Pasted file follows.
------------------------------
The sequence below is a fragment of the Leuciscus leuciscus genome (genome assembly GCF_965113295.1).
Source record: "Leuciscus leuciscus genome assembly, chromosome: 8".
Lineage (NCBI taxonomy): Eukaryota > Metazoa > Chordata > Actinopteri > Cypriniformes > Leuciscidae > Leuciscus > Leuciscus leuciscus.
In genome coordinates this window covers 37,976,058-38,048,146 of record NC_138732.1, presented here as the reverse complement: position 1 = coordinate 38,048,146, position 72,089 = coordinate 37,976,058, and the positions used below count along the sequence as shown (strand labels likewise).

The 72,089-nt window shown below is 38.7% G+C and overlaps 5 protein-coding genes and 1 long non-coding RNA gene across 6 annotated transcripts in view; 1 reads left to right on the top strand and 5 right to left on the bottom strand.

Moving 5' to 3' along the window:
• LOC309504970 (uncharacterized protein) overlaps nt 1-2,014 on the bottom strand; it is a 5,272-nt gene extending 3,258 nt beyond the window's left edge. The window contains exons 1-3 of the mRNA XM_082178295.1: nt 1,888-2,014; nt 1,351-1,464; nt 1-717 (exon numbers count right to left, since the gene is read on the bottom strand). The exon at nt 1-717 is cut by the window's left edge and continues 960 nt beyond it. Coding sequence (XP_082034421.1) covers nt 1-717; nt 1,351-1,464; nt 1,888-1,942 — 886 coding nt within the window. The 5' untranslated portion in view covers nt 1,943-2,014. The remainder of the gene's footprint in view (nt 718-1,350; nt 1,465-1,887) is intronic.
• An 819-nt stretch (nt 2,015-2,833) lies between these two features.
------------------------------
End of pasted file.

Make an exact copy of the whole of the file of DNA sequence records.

The sequence below is a fragment of the Leuciscus leuciscus genome (genome assembly GCF_965113295.1).
Source record: "Leuciscus leuciscus genome assembly, chromosome: 8".
Lineage (NCBI taxonomy): Eukaryota > Metazoa > Chordata > Actinopteri > Cypriniformes > Leuciscidae > Leuciscus > Leuciscus leuciscus.
In genome coordinates this window covers 37,976,058-38,048,146 of record NC_138732.1, presented here as the reverse complement: position 1 = coordinate 38,048,146, position 72,089 = coordinate 37,976,058, and the positions used below count along the sequence as shown (strand labels likewise).

The 72,089-nt window shown below is 38.7% G+C and overlaps 5 protein-coding genes and 1 long non-coding RNA gene across 6 annotated transcripts in view; 1 reads left to right on the top strand and 5 right to left on the bottom strand.

Moving 5' to 3' along the window:
• LOC309504970 (uncharacterized protein) overlaps nt 1-2,014 on the bottom strand; it is a 5,272-nt gene extending 3,258 nt beyond the window's left edge. The window contains exons 1-3 of the mRNA XM_082178295.1: nt 1,888-2,014; nt 1,351-1,464; nt 1-717 (exon numbers count right to left, since the gene is read on the bottom strand). The exon at nt 1-717 is cut by the window's left edge and continues 960 nt beyond it. Coding sequence (XP_082034421.1) covers nt 1-717; nt 1,351-1,464; nt 1,888-1,942 — 886 coding nt within the window. The 5' untranslated portion in view covers nt 1,943-2,014. The remainder of the gene's footprint in view (nt 718-1,350; nt 1,465-1,887) is intronic.
• An 819-nt stretch (nt 2,015-2,833) lies between these two features.